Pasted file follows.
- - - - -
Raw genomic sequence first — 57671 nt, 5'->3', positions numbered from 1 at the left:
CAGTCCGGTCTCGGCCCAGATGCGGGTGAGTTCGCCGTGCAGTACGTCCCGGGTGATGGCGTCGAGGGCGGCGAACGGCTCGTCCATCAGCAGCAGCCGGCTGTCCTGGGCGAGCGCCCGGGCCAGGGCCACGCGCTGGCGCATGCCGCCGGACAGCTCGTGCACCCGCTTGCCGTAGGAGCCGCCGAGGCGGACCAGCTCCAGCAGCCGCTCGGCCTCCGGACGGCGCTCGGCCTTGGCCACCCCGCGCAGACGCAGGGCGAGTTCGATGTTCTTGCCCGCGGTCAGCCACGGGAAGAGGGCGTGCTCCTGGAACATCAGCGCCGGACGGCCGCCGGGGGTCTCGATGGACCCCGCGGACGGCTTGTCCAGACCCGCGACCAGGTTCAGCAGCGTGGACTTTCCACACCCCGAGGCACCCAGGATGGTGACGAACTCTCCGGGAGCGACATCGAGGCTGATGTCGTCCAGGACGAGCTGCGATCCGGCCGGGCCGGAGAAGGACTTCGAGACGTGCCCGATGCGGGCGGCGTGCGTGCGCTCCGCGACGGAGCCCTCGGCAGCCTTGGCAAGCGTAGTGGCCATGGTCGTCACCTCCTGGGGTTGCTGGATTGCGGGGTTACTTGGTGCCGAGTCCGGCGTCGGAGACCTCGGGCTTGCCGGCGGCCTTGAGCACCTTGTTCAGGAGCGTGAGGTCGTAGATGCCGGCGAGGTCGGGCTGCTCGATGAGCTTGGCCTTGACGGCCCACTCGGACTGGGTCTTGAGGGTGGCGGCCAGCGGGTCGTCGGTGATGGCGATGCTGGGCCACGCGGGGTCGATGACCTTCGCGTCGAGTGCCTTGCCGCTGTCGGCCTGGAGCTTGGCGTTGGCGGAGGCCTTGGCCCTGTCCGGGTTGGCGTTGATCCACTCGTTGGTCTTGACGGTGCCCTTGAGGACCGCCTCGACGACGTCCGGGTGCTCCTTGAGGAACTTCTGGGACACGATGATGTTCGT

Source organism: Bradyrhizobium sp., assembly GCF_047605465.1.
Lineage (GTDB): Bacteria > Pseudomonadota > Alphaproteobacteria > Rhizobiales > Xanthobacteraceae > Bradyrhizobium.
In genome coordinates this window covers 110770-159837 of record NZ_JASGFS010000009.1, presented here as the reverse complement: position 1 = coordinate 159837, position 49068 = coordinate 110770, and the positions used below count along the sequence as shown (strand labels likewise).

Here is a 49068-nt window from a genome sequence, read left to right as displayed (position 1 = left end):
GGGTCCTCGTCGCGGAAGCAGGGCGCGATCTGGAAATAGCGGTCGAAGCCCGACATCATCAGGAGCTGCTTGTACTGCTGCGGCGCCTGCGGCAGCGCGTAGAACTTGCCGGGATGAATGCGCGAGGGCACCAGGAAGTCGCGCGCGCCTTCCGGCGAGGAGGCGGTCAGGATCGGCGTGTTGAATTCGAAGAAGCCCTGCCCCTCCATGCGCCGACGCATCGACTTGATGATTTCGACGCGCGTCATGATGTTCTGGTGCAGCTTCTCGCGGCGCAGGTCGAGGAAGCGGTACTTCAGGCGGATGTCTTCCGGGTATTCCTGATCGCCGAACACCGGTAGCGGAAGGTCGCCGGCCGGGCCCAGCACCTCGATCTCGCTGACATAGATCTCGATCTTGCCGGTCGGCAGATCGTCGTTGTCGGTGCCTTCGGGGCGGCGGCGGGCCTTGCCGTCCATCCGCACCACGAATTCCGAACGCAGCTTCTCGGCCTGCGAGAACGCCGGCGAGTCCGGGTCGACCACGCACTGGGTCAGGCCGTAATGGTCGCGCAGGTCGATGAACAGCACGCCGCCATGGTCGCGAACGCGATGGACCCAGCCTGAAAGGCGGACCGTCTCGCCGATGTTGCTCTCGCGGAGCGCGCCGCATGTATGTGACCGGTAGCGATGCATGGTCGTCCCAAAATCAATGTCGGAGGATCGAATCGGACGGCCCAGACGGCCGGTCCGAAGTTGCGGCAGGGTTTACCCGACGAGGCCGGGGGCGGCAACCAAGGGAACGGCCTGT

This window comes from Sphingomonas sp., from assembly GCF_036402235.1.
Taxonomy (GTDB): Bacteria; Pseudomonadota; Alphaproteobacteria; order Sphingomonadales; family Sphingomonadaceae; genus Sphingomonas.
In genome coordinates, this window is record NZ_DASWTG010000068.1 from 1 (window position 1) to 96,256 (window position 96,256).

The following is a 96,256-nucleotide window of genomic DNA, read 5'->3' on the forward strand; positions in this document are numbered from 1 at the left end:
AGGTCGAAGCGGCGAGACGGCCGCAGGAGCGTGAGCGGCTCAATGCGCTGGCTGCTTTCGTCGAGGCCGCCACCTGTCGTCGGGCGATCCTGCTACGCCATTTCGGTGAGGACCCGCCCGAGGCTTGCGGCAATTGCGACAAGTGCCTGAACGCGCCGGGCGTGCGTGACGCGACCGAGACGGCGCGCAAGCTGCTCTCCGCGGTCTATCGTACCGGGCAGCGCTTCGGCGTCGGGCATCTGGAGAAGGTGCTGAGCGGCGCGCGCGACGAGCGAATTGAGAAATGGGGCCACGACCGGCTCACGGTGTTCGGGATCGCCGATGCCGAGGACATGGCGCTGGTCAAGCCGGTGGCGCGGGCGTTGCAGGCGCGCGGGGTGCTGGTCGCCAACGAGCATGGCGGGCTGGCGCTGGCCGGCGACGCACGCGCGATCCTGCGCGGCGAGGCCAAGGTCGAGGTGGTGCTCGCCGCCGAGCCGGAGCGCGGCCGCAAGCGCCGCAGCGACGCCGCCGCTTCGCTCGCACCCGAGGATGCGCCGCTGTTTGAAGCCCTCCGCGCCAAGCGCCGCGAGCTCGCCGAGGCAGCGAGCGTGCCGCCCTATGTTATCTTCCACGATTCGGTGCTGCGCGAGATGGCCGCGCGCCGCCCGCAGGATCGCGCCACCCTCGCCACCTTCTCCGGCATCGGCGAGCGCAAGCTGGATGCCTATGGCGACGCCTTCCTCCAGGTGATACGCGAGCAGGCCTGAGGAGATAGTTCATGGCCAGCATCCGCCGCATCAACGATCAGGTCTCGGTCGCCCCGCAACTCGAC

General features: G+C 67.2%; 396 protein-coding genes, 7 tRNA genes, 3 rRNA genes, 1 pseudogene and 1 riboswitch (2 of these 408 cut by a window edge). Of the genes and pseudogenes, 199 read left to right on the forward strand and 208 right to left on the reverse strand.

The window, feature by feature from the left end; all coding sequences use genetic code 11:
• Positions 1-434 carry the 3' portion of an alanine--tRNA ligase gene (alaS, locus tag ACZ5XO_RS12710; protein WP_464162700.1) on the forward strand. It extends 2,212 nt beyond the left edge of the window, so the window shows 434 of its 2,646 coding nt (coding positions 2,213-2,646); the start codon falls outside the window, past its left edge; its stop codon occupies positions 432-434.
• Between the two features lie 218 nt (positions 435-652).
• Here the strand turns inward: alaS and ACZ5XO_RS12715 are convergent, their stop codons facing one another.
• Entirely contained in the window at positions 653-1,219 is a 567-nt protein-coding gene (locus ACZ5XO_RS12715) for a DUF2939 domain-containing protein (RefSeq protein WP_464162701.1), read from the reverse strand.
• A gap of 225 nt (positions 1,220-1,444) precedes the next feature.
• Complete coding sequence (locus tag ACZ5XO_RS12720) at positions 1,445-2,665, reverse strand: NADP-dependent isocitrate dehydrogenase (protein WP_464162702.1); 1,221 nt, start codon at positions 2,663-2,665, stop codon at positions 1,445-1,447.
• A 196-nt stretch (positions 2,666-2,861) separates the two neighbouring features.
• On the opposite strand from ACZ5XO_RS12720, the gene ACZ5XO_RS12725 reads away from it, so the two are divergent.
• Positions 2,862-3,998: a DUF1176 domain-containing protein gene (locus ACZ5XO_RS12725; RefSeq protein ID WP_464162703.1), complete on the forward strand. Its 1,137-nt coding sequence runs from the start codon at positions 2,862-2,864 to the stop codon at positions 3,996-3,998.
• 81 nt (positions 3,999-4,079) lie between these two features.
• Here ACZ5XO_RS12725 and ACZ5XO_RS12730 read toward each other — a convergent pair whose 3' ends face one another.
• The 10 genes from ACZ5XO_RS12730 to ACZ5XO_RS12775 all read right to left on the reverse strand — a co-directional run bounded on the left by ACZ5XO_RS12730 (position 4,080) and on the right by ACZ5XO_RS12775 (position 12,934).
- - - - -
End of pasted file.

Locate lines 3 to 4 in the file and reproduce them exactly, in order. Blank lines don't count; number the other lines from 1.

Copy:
Source organism: Bradyrhizobium sp., assembly GCF_047605465.1.
Lineage (GTDB): Bacteria > Pseudomonadota > Alphaproteobacteria > Rhizobiales > Xanthobacteraceae > Bradyrhizobium.